Behind the Gold: Perseverance pays off
Every day like clockwork, there she was — riding the cardio bike and stretching her body to regain mobility, looking for a way to ease her pain.
It’s a lonely atmosphere mid-winter at the USSA Center of Excellence in Park City, Utah. Most athletes are off globetrotting the world tour. Back home, the days were filled with sweat and punctuated by tears.
Yet every morning, she walked onto the training room floor, a big smile on her face, ready for work. Her friends were long gone. Ahead of her were hundreds of hours of work to get her ailing body ready to go back on snow. Her fast rise to the top was past history — sixth in Junior Worlds, U.S. Championships bronze, a NorAm title. The spot she earned to ski on the Audi FIS Ski World Cup seemed like an impossible dream to achieve.
But last week, American Lila Lapanja saw light at the end of the tunnel, and it burned bright — a top 30 points-scoring finish in only her third World Cup, a slalom race under a floodlit run in Flachau, Austria.
In a way, catastrophic injuries such as blown knees are easy. There’s a defined diagnosis, surgical procedure and rehabilitation program. Lila, 21, describes her own injury as complex, yet simple: complex in that no one could really identify the source of her pain and simple in that she ultimately realized that rest and time off from ski racing could work wonders.
The daughter of a Slovenian ski racer, Lapanja grew up racing on Diamond Peak outside Reno, where her father, Vojko Lapanja, was the coach. She hopscotched between Tahoe and her family’s home in Slovenia, learning the skills and culture of a ski racer.
After a breakout season in 2014, the winter of 2015 provided plenty of dark days for Lila Lapanja. Her U.S. Ski Team trainer, Tracy Fober, was her shining light. Day after day, they tried to figure it all out together.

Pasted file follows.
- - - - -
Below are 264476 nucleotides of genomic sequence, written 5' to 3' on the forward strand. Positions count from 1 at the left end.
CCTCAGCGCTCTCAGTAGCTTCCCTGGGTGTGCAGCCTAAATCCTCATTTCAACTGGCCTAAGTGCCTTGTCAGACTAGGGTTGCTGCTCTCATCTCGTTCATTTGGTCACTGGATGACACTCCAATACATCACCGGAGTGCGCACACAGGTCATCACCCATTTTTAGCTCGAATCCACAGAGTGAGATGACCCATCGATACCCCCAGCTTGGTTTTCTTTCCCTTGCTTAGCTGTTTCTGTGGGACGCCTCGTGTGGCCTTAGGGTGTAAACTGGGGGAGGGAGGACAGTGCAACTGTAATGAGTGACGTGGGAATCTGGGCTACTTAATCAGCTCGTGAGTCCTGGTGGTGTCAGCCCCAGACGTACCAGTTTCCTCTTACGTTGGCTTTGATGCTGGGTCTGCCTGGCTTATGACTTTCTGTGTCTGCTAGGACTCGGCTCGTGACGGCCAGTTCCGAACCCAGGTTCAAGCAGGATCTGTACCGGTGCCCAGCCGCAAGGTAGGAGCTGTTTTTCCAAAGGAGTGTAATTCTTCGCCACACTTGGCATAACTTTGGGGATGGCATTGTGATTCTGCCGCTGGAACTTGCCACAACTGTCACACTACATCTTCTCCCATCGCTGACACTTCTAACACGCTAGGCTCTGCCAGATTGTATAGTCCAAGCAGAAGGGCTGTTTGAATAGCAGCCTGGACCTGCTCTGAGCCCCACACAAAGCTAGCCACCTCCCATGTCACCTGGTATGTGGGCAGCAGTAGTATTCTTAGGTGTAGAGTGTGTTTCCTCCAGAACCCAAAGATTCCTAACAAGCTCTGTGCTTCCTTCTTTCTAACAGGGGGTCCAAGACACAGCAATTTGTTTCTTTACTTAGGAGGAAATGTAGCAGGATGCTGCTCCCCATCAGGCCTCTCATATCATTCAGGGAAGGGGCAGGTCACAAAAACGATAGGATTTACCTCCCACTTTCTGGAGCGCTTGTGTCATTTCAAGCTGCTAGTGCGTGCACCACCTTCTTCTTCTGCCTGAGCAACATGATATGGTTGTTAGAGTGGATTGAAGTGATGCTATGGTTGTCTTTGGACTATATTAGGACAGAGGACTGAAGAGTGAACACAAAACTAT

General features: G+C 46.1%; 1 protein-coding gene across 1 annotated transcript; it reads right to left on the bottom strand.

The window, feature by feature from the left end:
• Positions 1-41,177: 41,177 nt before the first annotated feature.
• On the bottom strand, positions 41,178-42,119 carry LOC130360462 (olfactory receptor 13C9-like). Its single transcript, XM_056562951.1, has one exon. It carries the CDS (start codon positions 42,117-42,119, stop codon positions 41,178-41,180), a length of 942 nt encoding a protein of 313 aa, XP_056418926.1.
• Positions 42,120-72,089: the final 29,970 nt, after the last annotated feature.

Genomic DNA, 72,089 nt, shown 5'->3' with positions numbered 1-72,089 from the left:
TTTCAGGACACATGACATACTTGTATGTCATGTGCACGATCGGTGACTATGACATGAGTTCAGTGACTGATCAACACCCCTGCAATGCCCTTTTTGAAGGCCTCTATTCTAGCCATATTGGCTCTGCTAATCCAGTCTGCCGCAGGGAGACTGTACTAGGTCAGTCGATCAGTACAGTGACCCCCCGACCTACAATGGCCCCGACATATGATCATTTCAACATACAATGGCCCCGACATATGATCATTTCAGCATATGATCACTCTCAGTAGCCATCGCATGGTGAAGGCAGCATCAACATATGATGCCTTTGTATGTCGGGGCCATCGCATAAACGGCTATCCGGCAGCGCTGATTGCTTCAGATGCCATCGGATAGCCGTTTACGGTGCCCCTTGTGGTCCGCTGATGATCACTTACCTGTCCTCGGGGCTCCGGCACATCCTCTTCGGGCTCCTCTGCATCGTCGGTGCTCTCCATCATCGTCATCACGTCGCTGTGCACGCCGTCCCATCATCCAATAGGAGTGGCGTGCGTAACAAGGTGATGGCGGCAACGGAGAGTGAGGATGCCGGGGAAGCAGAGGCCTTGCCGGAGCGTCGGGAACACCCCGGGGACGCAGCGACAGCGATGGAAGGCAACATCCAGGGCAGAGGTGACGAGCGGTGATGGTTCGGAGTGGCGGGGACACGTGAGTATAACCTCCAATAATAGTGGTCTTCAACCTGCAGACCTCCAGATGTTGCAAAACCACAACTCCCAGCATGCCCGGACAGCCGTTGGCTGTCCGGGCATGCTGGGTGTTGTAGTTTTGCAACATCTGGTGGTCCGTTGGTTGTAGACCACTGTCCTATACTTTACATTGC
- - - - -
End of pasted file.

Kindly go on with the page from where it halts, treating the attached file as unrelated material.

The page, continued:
“I started a new training program that focused on fundamental movements,” said Lapanja. “Since I knew I wouldn’t be lifting heavy weight or training at a high intensity I spent twice as much time in the gym than usual doing ‘easy’ workouts.”
Days turned into weeks, weeks turned into months. Life at the Center of Excellence became a test of perseverance. She was rewarded with a spot on the World Championship team. But it wasn’t time yet.
“My biggest motivation was the feeling I had making my decision not to race after World Champs,” she said. “I realized then how much I loved ski racing. I missed the energy, the travel and the feeling of constant athletic pursuit.
“I had plenty of moments of uncertainty. But when I was ready to come back, I was full of optimism and devotion. I still have a lot to learn, but I’m incredibly happy with what I have accomplished since making that tough decision a year ago.”
It was late afternoon in Flachau. Thousands of fans had gathered in the village. It was a very special night. Her mom was there, as were her grandparents from Slovenia. It was a night of emotion and a time to put the past behind.
Wearing bib number 37 in only her third World Cup start, Lapanja kept her cool and came across into 22nd position — a far cry from her debut runs in Aspen six weeks earlier. As she planted her poles for run two, she knew what was at stake. For the next 56 seconds, her focus was intense. She finished 23rd — first points.
“The significance of a top 30 World Cup result is ineffable,” she said. “After the second run, I became fully addicted to ski racing again. I was back, and I want to stay that way. I’m hungry to learn more and ski faster. And now, it’s time to work really hard again.”
The night was more than just another World Cup. It was validation for the hard decisions she had made in sitting out the 2015 season.
“I was nearly in tears thinking of how far I’ve come,” she said, pausing to think about how she got to this place in Austria on this particular night and those who helped her get there.
“I gave myself a moment to honor my commitment, to honor the challenges and to honor the people who support me unconditionally.”
Behind the Gold is a weekly column written by Tom Kelly, vice president of communications for the United States Ski and Snowboard Association.
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